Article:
Cargo Security: Partnership Program Grants Importers Reduced Scrutiny with Limited Assurance of Improved Security

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A letter report issued by the Government Accountability Office with an abstract that begins "This report is a publicly available version of our report on the Customs-Trade Partnership Against Terrorism (C-TPAT). The Department of Homeland Security (DHS) designated our original report as Limited Official Use because of the sensitive and specific nature of the information it contained. U.S. Customs and Border Protection (CBP), the DHS bureau responsible for protecting the nation's borders at and between the official ports of entry, has the dual goals of preventing terrorists and terrorist weapons from entering the United States and also facilitating the flow ... continued below

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United States. Government Accountability Office. March 11, 2005.

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Description

A letter report issued by the Government Accountability Office with an abstract that begins "This report is a publicly available version of our report on the Customs-Trade Partnership Against Terrorism (C-TPAT). The Department of Homeland Security (DHS) designated our original report as Limited Official Use because of the sensitive and specific nature of the information it contained. U.S. Customs and Border Protection (CBP), the DHS bureau responsible for protecting the nation's borders at and between the official ports of entry, has the dual goals of preventing terrorists and terrorist weapons from entering the United States and also facilitating the flow of legitimate trade and travel. Approximately 90 percent of the world's cargo moves by container. Addressing the threat posed by the movement of containerized cargo across U.S. borders has traditionally posed many challenges for CBP, in particular balancing the bureau's border protection functions and trade enforcement mission with its goal of facilitating the flow of cargo and persons into the United States. CBP has said that the large volume of imports and its limited resources make it impossible to physically inspect all oceangoing containers without disrupting the flow of commerce, and it is unrealistic to expect that all containers warrant such inspection. To address its responsibility to improve cargo security while facilitating commerce, CBP employs multiple strategies. Among these strategies, CBP has in place an initiative known as C-TPAT, which aims to secure the flow of goods bound for the United States by developing a strong, voluntary antiterrorism partnership with the trade community. C-TPAT members commit to improving the security of their supply chain (flow of goods from manufacturer to retailer) and develop written security profiles that outline the security measures in place for the company's supply chain. In exchange for this commitment, CBP offers C-TPAT members benefits for participating that may reduce the level of scrutiny given to their shipments, potentially resulting in a reduced number of inspections of their cargo at U.S. borders. The program is promising, but previous work has raised concerns about its management and its ability to achieve its ultimate goal of improved cargo security. Given our past concerns about the program's effectiveness and in light of the program's rapid expansion, we examined selected aspects of the program's operation and management. This report addresses the following issues: (1) What benefits does CBP provide to C-TPAT members? (2) Before providing benefits, what approach does CBP take to determine C-TPAT members' eligibility for them? (3) After providing benefits, how does CBP verify that members have implemented their security measures? and (4) To what extent has CBP developed strategies and related management tools for achieving the program's goals?"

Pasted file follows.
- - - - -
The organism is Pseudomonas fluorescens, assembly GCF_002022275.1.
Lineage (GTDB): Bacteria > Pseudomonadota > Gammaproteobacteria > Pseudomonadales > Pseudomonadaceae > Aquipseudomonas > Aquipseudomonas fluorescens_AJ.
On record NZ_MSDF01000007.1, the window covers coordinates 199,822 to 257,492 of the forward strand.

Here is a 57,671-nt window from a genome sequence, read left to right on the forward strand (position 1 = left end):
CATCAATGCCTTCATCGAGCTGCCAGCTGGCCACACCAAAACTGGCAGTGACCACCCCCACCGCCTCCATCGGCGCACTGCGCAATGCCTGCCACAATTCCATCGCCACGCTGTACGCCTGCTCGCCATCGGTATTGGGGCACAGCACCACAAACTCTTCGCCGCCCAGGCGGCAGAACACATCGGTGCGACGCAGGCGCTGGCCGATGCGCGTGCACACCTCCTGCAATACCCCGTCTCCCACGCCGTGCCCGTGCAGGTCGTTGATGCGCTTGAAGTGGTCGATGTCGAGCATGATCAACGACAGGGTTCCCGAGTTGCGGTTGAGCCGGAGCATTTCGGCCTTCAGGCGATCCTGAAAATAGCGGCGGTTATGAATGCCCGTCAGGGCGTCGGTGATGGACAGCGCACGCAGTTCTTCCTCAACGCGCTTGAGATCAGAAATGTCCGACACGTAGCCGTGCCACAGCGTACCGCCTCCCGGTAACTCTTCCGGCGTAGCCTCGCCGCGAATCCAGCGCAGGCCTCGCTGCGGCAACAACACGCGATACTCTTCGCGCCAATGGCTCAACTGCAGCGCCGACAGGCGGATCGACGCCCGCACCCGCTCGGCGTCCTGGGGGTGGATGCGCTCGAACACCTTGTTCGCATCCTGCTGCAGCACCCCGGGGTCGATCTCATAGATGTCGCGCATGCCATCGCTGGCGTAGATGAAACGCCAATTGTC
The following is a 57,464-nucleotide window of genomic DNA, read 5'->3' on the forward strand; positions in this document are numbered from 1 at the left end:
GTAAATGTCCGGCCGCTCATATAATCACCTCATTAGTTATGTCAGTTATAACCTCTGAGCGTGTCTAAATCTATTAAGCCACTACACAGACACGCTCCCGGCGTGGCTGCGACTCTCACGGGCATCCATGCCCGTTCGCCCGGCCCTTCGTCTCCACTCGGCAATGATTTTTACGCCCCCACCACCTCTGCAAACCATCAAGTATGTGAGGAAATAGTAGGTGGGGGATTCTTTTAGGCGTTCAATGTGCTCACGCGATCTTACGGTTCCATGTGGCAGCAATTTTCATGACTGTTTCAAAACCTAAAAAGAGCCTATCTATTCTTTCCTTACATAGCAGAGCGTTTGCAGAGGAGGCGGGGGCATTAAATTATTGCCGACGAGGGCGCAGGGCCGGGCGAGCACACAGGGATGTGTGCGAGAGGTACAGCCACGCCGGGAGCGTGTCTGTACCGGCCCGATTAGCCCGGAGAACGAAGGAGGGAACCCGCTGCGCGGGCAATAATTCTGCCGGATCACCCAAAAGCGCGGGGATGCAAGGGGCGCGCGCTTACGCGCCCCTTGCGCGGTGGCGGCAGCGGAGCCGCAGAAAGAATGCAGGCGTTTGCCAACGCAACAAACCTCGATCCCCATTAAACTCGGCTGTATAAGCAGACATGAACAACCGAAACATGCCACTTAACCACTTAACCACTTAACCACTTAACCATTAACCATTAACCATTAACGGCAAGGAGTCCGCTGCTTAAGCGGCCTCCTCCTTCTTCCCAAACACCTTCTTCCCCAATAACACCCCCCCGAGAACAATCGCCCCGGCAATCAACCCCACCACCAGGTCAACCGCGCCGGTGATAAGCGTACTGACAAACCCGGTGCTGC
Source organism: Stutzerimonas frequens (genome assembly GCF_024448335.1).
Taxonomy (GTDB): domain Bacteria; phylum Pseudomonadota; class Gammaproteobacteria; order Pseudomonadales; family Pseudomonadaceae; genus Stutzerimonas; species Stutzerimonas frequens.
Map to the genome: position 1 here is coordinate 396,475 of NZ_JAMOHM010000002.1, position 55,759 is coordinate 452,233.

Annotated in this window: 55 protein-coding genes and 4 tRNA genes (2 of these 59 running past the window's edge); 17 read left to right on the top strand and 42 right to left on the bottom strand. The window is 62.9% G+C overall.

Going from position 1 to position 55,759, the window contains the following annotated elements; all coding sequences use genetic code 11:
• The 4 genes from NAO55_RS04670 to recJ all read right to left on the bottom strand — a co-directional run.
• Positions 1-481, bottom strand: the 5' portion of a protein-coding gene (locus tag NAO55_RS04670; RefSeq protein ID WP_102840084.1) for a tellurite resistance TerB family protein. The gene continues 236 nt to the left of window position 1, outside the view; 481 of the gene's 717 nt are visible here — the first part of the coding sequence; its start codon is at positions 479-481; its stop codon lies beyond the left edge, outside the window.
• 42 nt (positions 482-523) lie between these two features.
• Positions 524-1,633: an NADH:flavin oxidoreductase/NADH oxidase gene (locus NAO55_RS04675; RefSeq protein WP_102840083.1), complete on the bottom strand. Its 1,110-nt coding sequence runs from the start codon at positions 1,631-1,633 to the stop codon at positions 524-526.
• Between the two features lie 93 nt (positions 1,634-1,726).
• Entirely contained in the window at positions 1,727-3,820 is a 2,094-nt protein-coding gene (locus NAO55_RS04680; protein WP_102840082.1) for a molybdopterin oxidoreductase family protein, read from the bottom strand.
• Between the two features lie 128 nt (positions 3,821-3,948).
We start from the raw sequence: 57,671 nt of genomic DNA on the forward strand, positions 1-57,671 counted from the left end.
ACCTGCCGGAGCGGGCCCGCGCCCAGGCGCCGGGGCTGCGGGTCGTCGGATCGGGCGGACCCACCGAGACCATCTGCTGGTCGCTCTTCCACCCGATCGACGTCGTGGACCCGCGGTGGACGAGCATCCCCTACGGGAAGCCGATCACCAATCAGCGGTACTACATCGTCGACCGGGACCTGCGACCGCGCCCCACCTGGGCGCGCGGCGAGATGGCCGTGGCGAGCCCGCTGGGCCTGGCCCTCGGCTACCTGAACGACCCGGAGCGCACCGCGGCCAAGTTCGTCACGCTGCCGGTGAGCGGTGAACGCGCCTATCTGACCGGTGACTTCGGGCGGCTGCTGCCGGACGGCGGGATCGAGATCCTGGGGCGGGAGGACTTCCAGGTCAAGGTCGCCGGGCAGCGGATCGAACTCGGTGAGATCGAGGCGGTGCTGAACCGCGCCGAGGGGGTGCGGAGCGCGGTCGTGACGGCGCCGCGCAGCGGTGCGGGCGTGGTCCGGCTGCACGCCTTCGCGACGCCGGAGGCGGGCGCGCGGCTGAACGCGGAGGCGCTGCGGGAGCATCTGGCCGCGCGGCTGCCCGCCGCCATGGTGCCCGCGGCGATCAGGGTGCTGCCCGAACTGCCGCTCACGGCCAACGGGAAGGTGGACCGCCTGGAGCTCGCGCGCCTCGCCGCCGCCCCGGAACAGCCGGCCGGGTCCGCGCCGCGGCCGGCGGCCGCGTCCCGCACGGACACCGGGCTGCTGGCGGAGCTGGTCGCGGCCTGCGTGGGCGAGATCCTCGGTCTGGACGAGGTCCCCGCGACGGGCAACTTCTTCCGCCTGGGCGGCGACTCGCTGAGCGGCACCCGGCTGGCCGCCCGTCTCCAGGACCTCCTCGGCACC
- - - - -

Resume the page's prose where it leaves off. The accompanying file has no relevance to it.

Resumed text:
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Government Accountability Office Reports

The U.S. Government Accountability Office (GAO) is an independent, nonpartisan agency that works for the U.S. Congress investigating how the federal government spends taxpayers' money. Its goal is to increase accountability and improve the performance of the federal government. The Government Accountability Office Reports Collection consists of over 13,000 documents on a variety of topics ranging from fiscal issues to international affairs.

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  • March 11, 2005

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  • June 12, 2014, 7:50 p.m.

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United States. Government Accountability Office. Cargo Security: Partnership Program Grants Importers Reduced Scrutiny with Limited Assurance of Improved Security, report, March 11, 2005; Washington D.C.. (digital.library.unt.edu/ark:/67531/metadc296469/: accessed October 22, 2017), University of North Texas Libraries, Digital Library, digital.library.unt.edu; crediting UNT Libraries Government Documents Department.